Going Paperless – Realistic, or the Impossible Dream? (pt. 1)

Working from home has become a reality for the indefinite future for many of us. As a result, our home offices, and the way we handle our paperwork, has become even more important. Even if you’re not in the WFH category, most of us have paperwork that we need to save, but need a better way to keep it!

While many of my clients have expressed the desire to go completely paperless, I’m not convinced that we will ever be able to be a completely paper-free society. However, it’s certainly possible to have LESS paper in your life, and there are many different ways to go about it. In addition to contributing less waste to the environment, reducing the amount of paper we produce and save in our lives can help us be better organized, more productive, and save us both space and time.

The first step to take is to reduce all incoming paper. If you keep it out to begin with, you’ll have less to deal with. Get off of mailing lists for catalogs and credit card solicitations – go to dmachoice and optoutprescreen to get that done. Paperkarma is a terrific (paid) app which will also help remove you from many mailing lists with minimal effort.

Do you have piles of unread magazines, journals and newspapers to which you subscribe? If you’ve accumulated more than three months of a monthly subscription, more than one month of a weekly newspaper, or more than one week of a daily newspaper, you either don’t have time to read them regularly, or they are no longer significant enough in your life for you to make time for them. Unsubscribe! Let them go, and if you miss an issue occasionally, buy a single copy at the newsstand.

Opt for email versions of credit card, utility, and other bills. However, if you struggle to stay on top of your email inbox, it can be all too easy to miss these important payments. If you decide to go paperless for bills, set up filters ahead of time so that these bills are diverted to a folder for them, or when you see them hit your inbox, IMMEDIATELY move them to the designated folder. Then mark your calendar with a BIG reminder every two weeks (safer than just once a month) to get into that folder and get those bills paid on time.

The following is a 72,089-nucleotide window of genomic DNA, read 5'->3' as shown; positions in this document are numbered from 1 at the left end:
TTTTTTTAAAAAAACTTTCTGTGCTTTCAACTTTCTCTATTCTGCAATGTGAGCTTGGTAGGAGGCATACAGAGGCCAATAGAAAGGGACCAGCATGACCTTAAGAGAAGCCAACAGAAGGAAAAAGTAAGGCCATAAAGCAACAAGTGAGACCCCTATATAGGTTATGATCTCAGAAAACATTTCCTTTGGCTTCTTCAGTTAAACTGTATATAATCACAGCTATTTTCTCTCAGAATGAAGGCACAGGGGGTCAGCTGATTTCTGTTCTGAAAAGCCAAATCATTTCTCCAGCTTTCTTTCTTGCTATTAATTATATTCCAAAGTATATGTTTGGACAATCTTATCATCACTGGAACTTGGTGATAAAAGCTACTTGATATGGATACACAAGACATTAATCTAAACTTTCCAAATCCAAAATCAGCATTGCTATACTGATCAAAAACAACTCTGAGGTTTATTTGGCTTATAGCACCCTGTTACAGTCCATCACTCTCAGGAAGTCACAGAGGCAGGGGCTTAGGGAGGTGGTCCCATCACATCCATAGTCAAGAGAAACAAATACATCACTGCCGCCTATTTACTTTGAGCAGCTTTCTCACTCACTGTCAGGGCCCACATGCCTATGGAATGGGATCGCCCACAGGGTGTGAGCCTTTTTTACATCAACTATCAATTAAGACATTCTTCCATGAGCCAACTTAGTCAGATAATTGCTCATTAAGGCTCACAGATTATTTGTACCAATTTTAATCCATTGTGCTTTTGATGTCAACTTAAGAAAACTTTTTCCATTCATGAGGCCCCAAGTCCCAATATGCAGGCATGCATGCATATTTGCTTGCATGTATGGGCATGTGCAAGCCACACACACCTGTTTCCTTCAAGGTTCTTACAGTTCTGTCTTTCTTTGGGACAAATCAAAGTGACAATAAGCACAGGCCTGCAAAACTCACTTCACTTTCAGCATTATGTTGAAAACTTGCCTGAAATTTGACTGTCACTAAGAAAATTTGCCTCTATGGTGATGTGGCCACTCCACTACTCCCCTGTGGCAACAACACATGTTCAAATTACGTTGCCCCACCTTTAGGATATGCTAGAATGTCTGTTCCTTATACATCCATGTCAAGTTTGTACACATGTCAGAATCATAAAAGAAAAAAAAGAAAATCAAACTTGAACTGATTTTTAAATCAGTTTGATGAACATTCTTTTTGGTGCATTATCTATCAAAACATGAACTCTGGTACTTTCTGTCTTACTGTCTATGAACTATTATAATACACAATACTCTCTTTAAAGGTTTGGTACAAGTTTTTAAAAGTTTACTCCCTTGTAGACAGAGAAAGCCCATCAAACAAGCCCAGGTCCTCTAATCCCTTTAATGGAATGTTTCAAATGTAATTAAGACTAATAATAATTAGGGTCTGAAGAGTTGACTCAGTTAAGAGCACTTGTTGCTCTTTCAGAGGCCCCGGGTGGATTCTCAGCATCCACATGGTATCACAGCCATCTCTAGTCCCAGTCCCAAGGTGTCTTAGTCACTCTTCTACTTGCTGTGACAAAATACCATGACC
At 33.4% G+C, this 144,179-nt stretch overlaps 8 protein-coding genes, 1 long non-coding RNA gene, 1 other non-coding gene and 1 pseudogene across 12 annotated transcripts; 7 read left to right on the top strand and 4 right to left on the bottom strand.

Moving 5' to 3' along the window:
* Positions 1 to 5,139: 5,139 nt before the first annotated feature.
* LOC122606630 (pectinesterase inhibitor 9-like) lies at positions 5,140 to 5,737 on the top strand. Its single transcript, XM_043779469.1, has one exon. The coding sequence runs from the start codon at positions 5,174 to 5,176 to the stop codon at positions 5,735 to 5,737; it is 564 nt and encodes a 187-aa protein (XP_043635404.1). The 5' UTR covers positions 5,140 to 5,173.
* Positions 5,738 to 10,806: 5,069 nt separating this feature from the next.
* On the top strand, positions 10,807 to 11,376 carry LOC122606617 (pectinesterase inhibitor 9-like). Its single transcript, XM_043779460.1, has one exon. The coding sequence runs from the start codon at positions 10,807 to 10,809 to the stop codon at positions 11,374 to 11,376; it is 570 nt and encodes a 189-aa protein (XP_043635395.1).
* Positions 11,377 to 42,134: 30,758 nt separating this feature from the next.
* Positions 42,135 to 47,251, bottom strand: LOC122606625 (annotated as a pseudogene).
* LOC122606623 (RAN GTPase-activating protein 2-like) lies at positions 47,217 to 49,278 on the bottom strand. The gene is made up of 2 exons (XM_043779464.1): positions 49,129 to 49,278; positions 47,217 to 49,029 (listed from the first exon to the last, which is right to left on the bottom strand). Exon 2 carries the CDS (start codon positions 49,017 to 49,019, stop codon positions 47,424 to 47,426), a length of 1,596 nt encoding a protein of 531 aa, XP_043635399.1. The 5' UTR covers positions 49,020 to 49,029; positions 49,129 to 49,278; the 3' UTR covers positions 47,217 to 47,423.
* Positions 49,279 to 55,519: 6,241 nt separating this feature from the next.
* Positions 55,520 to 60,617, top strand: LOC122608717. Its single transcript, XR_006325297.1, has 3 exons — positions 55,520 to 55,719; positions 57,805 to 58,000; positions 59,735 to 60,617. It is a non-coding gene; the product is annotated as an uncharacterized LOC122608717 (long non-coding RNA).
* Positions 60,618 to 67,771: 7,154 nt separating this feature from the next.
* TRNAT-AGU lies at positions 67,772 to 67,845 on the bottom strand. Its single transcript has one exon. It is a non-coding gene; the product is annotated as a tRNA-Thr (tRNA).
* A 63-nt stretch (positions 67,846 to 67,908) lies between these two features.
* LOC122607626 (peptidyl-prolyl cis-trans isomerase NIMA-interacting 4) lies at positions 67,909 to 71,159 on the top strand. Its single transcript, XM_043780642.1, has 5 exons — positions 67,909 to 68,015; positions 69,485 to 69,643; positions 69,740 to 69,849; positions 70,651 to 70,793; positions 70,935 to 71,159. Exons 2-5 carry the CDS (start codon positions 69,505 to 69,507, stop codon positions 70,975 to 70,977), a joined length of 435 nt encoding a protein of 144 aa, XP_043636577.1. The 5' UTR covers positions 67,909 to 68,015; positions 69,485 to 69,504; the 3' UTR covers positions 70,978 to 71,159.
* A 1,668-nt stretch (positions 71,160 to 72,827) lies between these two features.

If you go digital for bank and investment statements, again either set up filters or immediately move them as they come in to a folder marked specifically for them. Set up a monthly reminder to go into the folder and check them over as necessary. At tax time when you receive your K-1 or end of year statements, you can then safely delete them.

For the information junkies out there, resist the urge to print all those interesting online articles and either bookmark them on your computer (set up folders ahead of time with specific categories to house them so you can find them easily in the future,) or save them as PDF’s in categorized folders on your computer.

User manuals for appliances and electronics can pile up and quickly become a pain to store. You can find most manuals online these days, either on the manufacturer’s website, or on sites like manualsonline.com, so recycle those hard copies and save some precious file space.

Dealing with piles of business cards with contact information for all of those interesting people you meet at networking and social events? Use an app like Evernote or CamCard to scan them into your phone and voila! You have an easily searchable database of contacts without having to save the cards.

For more tips on having and needing less paper in your life, stay tuned for next month!

Lisa Griffith

About The Author

Lisa Griffith is a speaker and consultant who provides services, both on-site and virtually, to help busy professionals organize their offices, systems and calendars. In addition to business and home office organizing, productivity and time management coaching, she provides workshops & seminars for business and community groups.